For more information on The Hague Roundtable on Climate and Security, contact Matt Luna with the Institute for Environmental Security at

GMACCC publishes "Climate Change & Security in South Asia: Cooperating for Peace"

Maintaining Security in South Asia in the face of climate change requires urgent cooperation
30 May 2016

GMACCC publishes A GMACCC report published on 31 May 2016 warns that a recent drought in India which has affected over 330 million people – causing displacement and threatening farms – is just the first hint of how climate change could destabilise the South Asian region, unless steps are taken to address the threat posed by a warming, resource-scarce world.

"Climate Change and Security in South Asia: Cooperating for Peace,” by GMACCC authors (from left in photo above) Lt. General Tariq Waseem Ghazi (Ret.) of Pakistan, Maj. General A.N.M. Muniruzzaman (Ret.) of Bangladesh, and Air Marshal A.K. Singh (Ret.) of India recommends that the region’s leaders strengthen cooperation to reduce the potential for widespread human suffering and further instability.

The report also calls for better data collection and sharing to inform policies to prevent climate risks leading to conflict, humanitarian crises and the spread of extremism by groups that exploit opportunities in times of crises and instability. In South Asia, climate change will result in more frequent and more intense natural disasters, spurring water and food shortages, mass displacement and migration and competition over land and natural resources.

The publication comes days after the Pacific Islands called for the creation of a UN Special Representative on Climate and Security at the World Humanitarian Summit. In addition, last week G7 leaders meeting in Japan missed an opportunity to scale up their plans to address the implications of climate change for security, despite a year-long work plan by those governments on the issue. With more such impacts on the horizon, the compounding effects can have far reaching consequences undermining economic stability, increasing societal tensions and threatening regional and international security, the report warns.

Author comments:

“The recent drought has illustrated just how climate change creates chronic economic problems in South Asia such as unemployment. These conditions can contribute to militancy, terrorism and organised crime, aggravating existing conflicts and giving rise to new ones.” - Air Marshall A.K. Singh (Ret.) from India said.

“While South Asia has a long history of regional instability, the challenge of addressing climate change actually represents an opportunity to catalyse long term peace in the region through continuous dialogue and cooperation. If South Asia succeeds in joining forces against this common and urgent challenge, it would be a model for other parts of the world.” - Maj. General A.N.M. Muniruzzaman (Ret.) from Bangladesh said.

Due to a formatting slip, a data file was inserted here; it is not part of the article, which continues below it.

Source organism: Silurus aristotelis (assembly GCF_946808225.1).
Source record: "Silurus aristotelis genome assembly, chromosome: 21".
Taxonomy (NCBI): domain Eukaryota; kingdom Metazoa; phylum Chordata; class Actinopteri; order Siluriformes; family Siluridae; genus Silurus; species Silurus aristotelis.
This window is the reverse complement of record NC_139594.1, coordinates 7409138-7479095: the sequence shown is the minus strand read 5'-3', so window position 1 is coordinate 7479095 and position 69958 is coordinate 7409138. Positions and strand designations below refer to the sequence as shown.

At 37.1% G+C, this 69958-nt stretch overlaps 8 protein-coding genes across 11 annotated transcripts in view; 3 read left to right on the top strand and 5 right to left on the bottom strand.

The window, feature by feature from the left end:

Lt. General Tariq Waseem Ghazi (Ret.) of Pakistan added: “South Asia is an example of a region where climate impacts are already affecting security - other countries would benefit from watching closely, and moving to integrate climate change in their security planning. If addressed jointly across borders, we can increase stability and save lives, for example by coordinating in response to natural disasters and water shortages. This report is about militaries cooperating for peace.”

For Press Contacts and more information:

Matt Luna, Communication Officer, Institute for Environmental Security (IES) / GMACCC,

Ria Voorhaar, Outreach and Engagement Director, Global Strategic Communications Council,

Download the PDF "Climate Change & Security in South Asia: Cooperating for Peace"

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The Hague Roundtable on Climate and Security meets at Embassy of Germany

IES organises third meeting
29 April 2016

The Hague Roundtable on Climate and Security meets at Embassy of Germany - Image (Photo from left: Ambassadors from France, Germany, Morocco, and the U.S. Embassy Charge d'Affaires.)

The Institute for Environmental Security held its third Hague Roundtable on Climate and Security at the Embassy of Germany to the Netherlands on 26 April. Ambassadors and representatives from more than a dozen countries and organisations participated in the discussion that focused on raising engagement in planning for climate risks to natural resources, potential conflict and stability.

Featured presentations included UNESCO-IHE Water Education Institute on coastal climate risk models and the Embassy of Sudan on climate challenges and options in Sudan. Preparations for the 2016 Planetary Security Conference in The Hague and COP 22 in Marrakesh were addressed by representatives of the Netherlands and Morocco respectively.

The Climate Roundtable enables a continuing international dialogue to support actions that contribute to the success of major climate conferences and other stakeholder initiatives. A report on the third Roundtable will be published in the coming weeks, and the fourth meeting is expected in mid-2016 at a location to be announced.